IN 2009, THE U.S. WILL GRADUATE the largest number of high school seniors in the history of the country. That's the good news. Now here is what many feel is the bad: Over the next 30 years, for a full generation, the number of high school graduates will decline.
This demographic downturn has a number of schools, especially those that depend heavily on full-time residential students, in a dither. These schools are focused on the raw, declining demography, and they are worried.
However, when I consider all of the factors that impact enrollment, I wonder whether demography really is destiny. In other words, are there other factors that might have as much, or even more, impact on enrollment than the aggregate number of students in the marketplace? After some reflection, I think there are.
Although there are internal and external variables that affect enrollment, I want to focus on the internal institutional variables; variables that, to some degree, are controllable.
A GALVANIZING VISION
The No. 1 reason people do not donate to a college is that, from their perspective, the vision for the institution is not compelling. I think prospective students are a lot like donors. They do not want to attend an institution that is not going anywhere. They are instinctively wary of stagnation. Earlier this year, I did a focus group at the University of Kentucky and asked a group of students why they enrolled at UK. Without prompting almost everyone responded, "Because this school is going places." They were excited and enthused, and their enthusiasm was contagious. Students notice when an institution is on the move. So do donors and the media. This creates positive buzz for the college or university.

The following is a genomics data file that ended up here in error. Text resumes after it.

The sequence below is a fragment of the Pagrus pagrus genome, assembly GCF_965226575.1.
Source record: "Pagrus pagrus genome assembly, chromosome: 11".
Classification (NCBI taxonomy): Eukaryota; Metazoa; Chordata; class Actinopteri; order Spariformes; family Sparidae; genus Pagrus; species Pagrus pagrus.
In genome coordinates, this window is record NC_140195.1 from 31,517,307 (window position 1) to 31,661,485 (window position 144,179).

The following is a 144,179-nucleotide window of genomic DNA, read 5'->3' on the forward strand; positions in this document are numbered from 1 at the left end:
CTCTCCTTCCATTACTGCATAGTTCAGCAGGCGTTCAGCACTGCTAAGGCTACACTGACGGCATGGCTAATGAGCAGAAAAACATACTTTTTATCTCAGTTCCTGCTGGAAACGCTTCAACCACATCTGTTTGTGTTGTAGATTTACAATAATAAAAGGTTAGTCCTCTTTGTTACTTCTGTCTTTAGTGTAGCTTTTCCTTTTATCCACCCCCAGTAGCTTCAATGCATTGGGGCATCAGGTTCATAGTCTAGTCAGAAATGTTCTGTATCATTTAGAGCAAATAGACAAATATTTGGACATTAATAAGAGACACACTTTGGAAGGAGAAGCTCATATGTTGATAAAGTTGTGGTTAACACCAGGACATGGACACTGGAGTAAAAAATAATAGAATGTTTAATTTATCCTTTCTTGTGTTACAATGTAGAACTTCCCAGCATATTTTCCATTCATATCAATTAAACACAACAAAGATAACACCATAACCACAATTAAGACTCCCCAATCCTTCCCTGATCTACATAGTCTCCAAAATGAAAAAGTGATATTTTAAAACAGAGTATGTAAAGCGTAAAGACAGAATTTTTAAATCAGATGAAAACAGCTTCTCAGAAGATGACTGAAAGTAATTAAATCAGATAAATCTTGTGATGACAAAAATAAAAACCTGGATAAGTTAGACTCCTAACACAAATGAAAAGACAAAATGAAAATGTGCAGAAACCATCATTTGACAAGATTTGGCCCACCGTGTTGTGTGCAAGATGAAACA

QUALITY OF LEADERSHIP
In previous issues of University Business, I have written extensively on the topic of leadership. I want to summarize those earlier columns by saying this: A leader's ability to develop and convey a compelling vision, build an effective senior team, focus efforts, and gather essential resources is critical. (The November 2005, and the January, March, and September 2006 issues of University Business featured a four-part series on how to build an effective senior team. In particular, notice the characteristics of effective leaders presented in the first column.) Institutions on the move, the type of institutions that attract students, are almost always institutions that are well led.
A VALUED REPUTATION
Being known for something that students (and donors) value gives an institution an unparalleled opportunity in the marketplace. Remember, it is not enough to be good at something students value; students must be aware of what you offer. When they are, they will seek you out and pay more for tuition. The marketplace will seek you out as well. NPR will call and so will donors and organizations that seek to co-brand. The result, again, is buzz. This concept is neatly summarized by the following adage: If you do not have mindshare, you will never have marketshare. (See the April 2006 issue of University Business for a lengthy article on brand building.)
VIVA LA DIFFERENCE
There is a misguided notion that every college must offer the same academic programs as its competitors. They believe that this will help them be a respected member of the higher education community. What they have done, however, is fielded an array of academic programs that are largely undifferentiated from institution to institution. When every college offers the same basic program taught the same basic way (all by excellent faculty), then students begin to differentiate on another variable: price.
Interestingly, this academic "keeping up with the Joneses," especially when dollars are tight, actually lessens quality rather than increasing it. Institutions have confused academic breadth with academic quality, and more students have tumbled to this phenomenon. …